In a surprising move, the 54,000 member SEIU 1021 union endorsed Mayor Lee’s “consensus/city family” pension and healthcare reform measure over Public Defender Jeff Adachi’s pension reform initiative. Under Lee’s plan, the majority of SEIU 1021 workers will see their pension contributions increase by at least 3 percent. Under Adachi’s plan, which takes a progressive approach to solving The City’s pension costs crisis, a majority of SEIU 1021 workers’ pension contributions will remain unchanged.
Nuru, who was first hired by Lee during the administration of former Mayor Willie Brown, was the subject of a series of ethical scandals involving the misappropriation of public funds for personal uses, retaliatory threats against whisteblowers as well as directing city contractors to engage in illegal political activities while they were being paid with public funds, Herrera states.
The subtext of Yee’s move is viewed as an unsaid challenge to Chinatown powerbroker Rose Pak’s grip on the Chinese-American community in an attempt to weaken her base of support and to garner Asian-American votes for his mayoral bid.
Adachi’s candidature, whose pension reform initiative was certified August 2 for the November ballot, is expected to sharpen the focus on the issue of unsustainable city pension costs and the need for increased contributions by city employees.
In an interview Monday following a mayoral debate at the Castro Theater in which interim Mayor Ed Lee was booed, hissed and air horned for breaking his promise to not seek a full-term, Rees, who describes herself as a “progressive independent,” told FCJ she was inspired by the late Ann Richards, the former progressive Governor of Texas who admirably became a symbol of pride and accomplishment for the advancement of women in State and National politics.
If this morning’s announcement of interim Mayor Ed Lee’s official candidacy in the race for mayor, which included a protester calling for Lee to step down and fellow candidates lobbing accusations of dishonesty and lies at Lee, is any indication of what Lee will have to endure on the campaign trail, this year’s mayor’s race has the making of one of the most contentious battles in the history of San Francisco politics.
“I stand before you to announce my candidacy for mayor,” the video, posted by “RunRosePakRun,” begins. “I did not make this decision lightly. After much pressure from Rose Pak, Willie Brown and Recology executives, I have decided that I really am a politician, a short mustached, lying one. My change of mind in seeking this office has everything to do with what’s best for Rose Pak and me. See, I’ve always been a liar, a stooge for Rose Pak and Willie Brown.”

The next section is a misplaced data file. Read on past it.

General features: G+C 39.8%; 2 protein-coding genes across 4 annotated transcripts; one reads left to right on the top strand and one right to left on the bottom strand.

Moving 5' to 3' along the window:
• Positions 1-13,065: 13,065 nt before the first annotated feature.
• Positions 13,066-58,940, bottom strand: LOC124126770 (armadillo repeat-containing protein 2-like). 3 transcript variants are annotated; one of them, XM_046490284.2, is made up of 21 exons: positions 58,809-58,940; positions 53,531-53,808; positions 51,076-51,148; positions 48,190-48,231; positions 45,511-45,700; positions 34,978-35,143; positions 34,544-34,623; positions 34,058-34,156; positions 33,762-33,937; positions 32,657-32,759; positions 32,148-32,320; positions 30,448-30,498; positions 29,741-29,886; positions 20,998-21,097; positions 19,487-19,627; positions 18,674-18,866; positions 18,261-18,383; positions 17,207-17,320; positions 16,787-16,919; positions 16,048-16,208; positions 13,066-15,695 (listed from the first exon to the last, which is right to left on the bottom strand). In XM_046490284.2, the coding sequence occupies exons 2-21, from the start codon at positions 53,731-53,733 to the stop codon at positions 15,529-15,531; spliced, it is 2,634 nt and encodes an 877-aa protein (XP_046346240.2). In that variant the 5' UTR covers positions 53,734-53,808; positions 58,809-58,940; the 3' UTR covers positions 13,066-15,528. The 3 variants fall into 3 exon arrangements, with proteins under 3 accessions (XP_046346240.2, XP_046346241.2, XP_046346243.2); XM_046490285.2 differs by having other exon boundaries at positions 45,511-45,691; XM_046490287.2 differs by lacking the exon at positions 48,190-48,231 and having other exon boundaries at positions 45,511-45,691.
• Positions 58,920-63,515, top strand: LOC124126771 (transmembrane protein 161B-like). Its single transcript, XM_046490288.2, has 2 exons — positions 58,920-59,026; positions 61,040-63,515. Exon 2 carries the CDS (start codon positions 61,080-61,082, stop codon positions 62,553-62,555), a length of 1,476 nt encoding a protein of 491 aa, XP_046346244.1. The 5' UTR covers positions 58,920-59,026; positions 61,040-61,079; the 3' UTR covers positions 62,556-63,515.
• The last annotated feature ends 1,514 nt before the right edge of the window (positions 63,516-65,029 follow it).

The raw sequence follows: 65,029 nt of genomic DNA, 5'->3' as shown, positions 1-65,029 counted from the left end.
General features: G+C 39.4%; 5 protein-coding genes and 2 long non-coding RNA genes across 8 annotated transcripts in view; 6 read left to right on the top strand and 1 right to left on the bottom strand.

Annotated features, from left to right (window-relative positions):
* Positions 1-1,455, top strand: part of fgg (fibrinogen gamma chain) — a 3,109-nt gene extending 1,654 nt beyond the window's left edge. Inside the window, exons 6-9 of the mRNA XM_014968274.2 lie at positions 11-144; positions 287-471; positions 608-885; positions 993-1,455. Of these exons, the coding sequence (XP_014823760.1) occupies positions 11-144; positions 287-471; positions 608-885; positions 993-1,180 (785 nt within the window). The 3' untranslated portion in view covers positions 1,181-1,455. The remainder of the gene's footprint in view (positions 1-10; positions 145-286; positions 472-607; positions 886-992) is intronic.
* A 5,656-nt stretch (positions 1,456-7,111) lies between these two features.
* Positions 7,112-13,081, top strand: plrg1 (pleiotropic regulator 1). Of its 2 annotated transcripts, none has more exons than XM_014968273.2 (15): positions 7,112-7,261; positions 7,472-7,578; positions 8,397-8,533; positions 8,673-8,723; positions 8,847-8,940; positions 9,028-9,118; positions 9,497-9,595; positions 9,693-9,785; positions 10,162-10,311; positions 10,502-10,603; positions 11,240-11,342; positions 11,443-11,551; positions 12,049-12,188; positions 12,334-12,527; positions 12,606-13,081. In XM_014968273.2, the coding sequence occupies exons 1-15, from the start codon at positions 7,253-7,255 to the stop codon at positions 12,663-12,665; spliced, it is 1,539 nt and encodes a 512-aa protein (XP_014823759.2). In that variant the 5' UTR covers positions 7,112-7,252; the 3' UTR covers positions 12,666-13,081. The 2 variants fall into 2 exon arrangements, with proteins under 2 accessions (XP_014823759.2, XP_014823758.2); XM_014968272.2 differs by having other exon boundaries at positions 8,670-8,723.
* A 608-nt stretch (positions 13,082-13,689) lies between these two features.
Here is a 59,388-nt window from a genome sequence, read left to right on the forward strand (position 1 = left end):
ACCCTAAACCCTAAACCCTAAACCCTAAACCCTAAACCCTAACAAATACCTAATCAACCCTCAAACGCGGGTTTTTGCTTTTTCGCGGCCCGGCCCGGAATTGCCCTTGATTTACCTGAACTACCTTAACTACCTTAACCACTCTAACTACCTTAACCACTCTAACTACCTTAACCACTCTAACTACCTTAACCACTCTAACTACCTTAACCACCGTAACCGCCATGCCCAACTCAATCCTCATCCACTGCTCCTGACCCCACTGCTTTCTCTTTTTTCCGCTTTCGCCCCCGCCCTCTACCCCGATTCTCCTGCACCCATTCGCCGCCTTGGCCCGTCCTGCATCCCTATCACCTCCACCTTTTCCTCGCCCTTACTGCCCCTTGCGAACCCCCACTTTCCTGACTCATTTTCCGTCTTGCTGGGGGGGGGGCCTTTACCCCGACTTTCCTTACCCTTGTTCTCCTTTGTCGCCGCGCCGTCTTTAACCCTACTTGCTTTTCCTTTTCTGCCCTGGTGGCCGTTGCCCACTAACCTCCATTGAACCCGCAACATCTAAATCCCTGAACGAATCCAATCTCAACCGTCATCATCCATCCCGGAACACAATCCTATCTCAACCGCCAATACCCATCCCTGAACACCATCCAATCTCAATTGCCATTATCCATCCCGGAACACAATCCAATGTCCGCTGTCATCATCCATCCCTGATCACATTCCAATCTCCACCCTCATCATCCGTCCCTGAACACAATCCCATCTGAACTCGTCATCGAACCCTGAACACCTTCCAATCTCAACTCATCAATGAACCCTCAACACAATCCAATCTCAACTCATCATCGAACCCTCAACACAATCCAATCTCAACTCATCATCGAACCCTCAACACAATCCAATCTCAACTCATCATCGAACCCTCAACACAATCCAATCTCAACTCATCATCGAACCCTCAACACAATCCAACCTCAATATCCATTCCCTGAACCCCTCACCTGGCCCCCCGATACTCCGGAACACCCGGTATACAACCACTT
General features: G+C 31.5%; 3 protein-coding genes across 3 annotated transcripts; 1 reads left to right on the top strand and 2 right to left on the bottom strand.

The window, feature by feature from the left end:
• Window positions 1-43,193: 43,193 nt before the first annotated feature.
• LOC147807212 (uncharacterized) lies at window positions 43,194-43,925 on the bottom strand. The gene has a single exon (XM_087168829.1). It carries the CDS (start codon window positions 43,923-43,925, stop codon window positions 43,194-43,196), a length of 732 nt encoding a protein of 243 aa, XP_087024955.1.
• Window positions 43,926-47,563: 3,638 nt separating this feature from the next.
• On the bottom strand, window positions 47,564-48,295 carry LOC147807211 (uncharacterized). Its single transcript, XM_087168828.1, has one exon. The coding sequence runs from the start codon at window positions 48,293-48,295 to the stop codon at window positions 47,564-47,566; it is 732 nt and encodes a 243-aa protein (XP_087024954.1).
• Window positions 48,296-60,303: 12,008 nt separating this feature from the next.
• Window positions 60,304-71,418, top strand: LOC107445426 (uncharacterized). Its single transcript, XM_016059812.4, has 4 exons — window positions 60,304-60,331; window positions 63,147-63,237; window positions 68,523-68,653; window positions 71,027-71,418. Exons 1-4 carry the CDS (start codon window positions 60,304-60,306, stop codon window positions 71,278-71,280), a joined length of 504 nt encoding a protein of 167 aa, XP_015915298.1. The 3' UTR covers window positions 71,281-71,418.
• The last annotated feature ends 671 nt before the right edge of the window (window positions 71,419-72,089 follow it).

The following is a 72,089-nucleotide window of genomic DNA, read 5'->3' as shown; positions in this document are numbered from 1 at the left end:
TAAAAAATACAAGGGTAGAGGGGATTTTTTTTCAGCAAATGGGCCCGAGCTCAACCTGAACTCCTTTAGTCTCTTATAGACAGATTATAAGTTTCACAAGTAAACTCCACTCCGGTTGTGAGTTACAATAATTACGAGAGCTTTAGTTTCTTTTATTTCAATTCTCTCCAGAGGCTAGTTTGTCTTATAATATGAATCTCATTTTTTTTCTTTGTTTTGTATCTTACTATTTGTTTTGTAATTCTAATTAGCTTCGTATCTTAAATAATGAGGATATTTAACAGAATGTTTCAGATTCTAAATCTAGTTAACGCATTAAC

“Mayor Ed Lee to make announcement about the San Francisco mayor’s race,” wrote former Mayor Gavin Newsom spokesperson Tony Winnicker in an email. “City Hall, Department of Elections, Room 48.”
I like Ross (Mirkarimi) obviously. I supported him in his race to replace me as District 5 supervisor, but I will not be supporting him in this race. I don’t like the idea that the mayor would get to appoint a replacement to his seat. And if that were to happen, it wouldn’t be someone who would get elected in an open race. No progressives are talking about this. If Ross is elected sheriff, we will likely have a moderate in the Dist. 5 seat and will lose what should be the most progressive seat in San Francisco. So, I believe Ross should serve out his term. He should run for assembly or some other post, but not sheriff. Not now. And as someone who was once the District 5 supervisor, I believe I am allowed to say this. Incumbency is powerful, as Ed Lee is demonstrating, and Mirkarimi’s appointed replacement could end up serving for the next 9 years.
According to Daly, who resides a stone’s throw away from the District 6/5 border at the intersection of Stevenson and McCoppin streets, he will consider a run for the D5 seat next year should Ross Mirkarimi and Ed Lee, who is expected to declare his candidacy tomorrow, win their respective races for Sheriff and Mayor in November.
Voters will be asked to consider Adachi’s proposal and a “consensus” proposal sponsored by Mayor Ed Lee and backed by financier Warren Hellman, as well as police and firefighter unions. The consensus proposal includes pension and healthcare costs reforms. Adachi’s proposal is singularly focused on reforming pension contributions. The city’s largest union, SEIU Local 21, has not, to date, endorsed either proposals.
The Board of Supervisors appointed Lee to the post of interim mayor in January to complete Lt. Governor Gavin Newsom’s term as mayor on the condition and explicit understanding that an appointed “caretaker” mayor would not use the position to run for a full-term. Lee acquiesced to the Board’s proviso, publicly and privately, before being sworn into office.
Expectations are that Public Defender Jeff Adachi’s pension reform measure, dubbed “Son of Prop B,” will qualify for the November ballot. Adachi said he pre-qualified the signatures before submission to the Department of Elections for qualification.
Tomorrow there is to be a mayoral ‘forum’ held by the San Francisco Police Officers Association and moderated by a columnist for the San Francisco Chronicle. I inquired of the SFPOA’s leadership why I was not invited, and I was told specifically that it was because of my stance calling for stronger pension reform. I asked them to reconsider their position and I have not yet heard back. That is answer enough for me to issue this statement.
Never the one to shy away from a press interview, Ammiano discussed several topics of interest with FCJ, including this year’s mayor’s race.